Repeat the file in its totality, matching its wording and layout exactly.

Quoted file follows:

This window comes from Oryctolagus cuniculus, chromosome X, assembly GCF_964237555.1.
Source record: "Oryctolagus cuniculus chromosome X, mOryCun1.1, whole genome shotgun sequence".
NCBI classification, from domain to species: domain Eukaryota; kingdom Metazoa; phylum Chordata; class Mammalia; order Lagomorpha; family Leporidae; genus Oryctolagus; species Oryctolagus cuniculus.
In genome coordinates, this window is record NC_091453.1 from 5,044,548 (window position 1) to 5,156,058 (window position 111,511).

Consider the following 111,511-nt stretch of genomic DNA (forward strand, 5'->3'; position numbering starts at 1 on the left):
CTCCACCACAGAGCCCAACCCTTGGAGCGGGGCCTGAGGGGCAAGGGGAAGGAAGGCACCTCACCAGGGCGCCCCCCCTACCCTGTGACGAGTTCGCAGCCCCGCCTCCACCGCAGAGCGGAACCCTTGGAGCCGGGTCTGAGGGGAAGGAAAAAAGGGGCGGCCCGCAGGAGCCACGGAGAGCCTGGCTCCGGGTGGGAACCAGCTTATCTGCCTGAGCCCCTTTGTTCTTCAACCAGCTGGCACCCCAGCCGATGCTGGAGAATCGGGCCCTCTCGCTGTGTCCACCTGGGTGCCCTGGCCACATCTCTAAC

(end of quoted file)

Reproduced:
This window comes from Oryctolagus cuniculus, chromosome X, assembly GCF_964237555.1.
Source record: "Oryctolagus cuniculus chromosome X, mOryCun1.1, whole genome shotgun sequence".
NCBI classification, from domain to species: domain Eukaryota; kingdom Metazoa; phylum Chordata; class Mammalia; order Lagomorpha; family Leporidae; genus Oryctolagus; species Oryctolagus cuniculus.
In genome coordinates, this window is record NC_091453.1 from 5,044,548 (window position 1) to 5,156,058 (window position 111,511).

Consider the following 111,511-nt stretch of genomic DNA (forward strand, 5'->3'; position numbering starts at 1 on the left):
CTCCACCACAGAGCCCAACCCTTGGAGCGGGGCCTGAGGGGCAAGGGGAAGGAAGGCACCTCACCAGGGCGCCCCCCCTACCCTGTGACGAGTTCGCAGCCCCGCCTCCACCGCAGAGCGGAACCCTTGGAGCCGGGTCTGAGGGGAAGGAAAAAAGGGGCGGCCCGCAGGAGCCACGGAGAGCCTGGCTCCGGGTGGGAACCAGCTTATCTGCCTGAGCCCCTTTGTTCTTCAACCAGCTGGCACCCCAGCCGATGCTGGAGAATCGGGCCCTCTCGCTGTGTCCACCTGGGTGCCCTGGCCACATCTCTAAC